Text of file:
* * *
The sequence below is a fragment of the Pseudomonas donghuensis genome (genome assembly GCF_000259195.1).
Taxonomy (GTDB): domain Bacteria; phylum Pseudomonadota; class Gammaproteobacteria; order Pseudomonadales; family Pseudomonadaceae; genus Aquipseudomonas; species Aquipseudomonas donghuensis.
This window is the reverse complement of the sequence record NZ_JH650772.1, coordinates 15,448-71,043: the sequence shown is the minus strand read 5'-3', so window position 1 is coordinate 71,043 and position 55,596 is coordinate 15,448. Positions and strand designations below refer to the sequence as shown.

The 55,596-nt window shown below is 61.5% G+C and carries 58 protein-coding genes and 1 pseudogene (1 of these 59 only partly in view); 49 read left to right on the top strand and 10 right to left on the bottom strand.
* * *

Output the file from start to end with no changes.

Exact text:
The sequence below is a fragment of the Pseudomonas donghuensis genome (genome assembly GCF_000259195.1).
Taxonomy (GTDB): domain Bacteria; phylum Pseudomonadota; class Gammaproteobacteria; order Pseudomonadales; family Pseudomonadaceae; genus Aquipseudomonas; species Aquipseudomonas donghuensis.
This window is the reverse complement of the sequence record NZ_JH650772.1, coordinates 15,448-71,043: the sequence shown is the minus strand read 5'-3', so window position 1 is coordinate 71,043 and position 55,596 is coordinate 15,448. Positions and strand designations below refer to the sequence as shown.

The 55,596-nt window shown below is 61.5% G+C and carries 58 protein-coding genes and 1 pseudogene (1 of these 59 only partly in view); 49 read left to right on the top strand and 10 right to left on the bottom strand.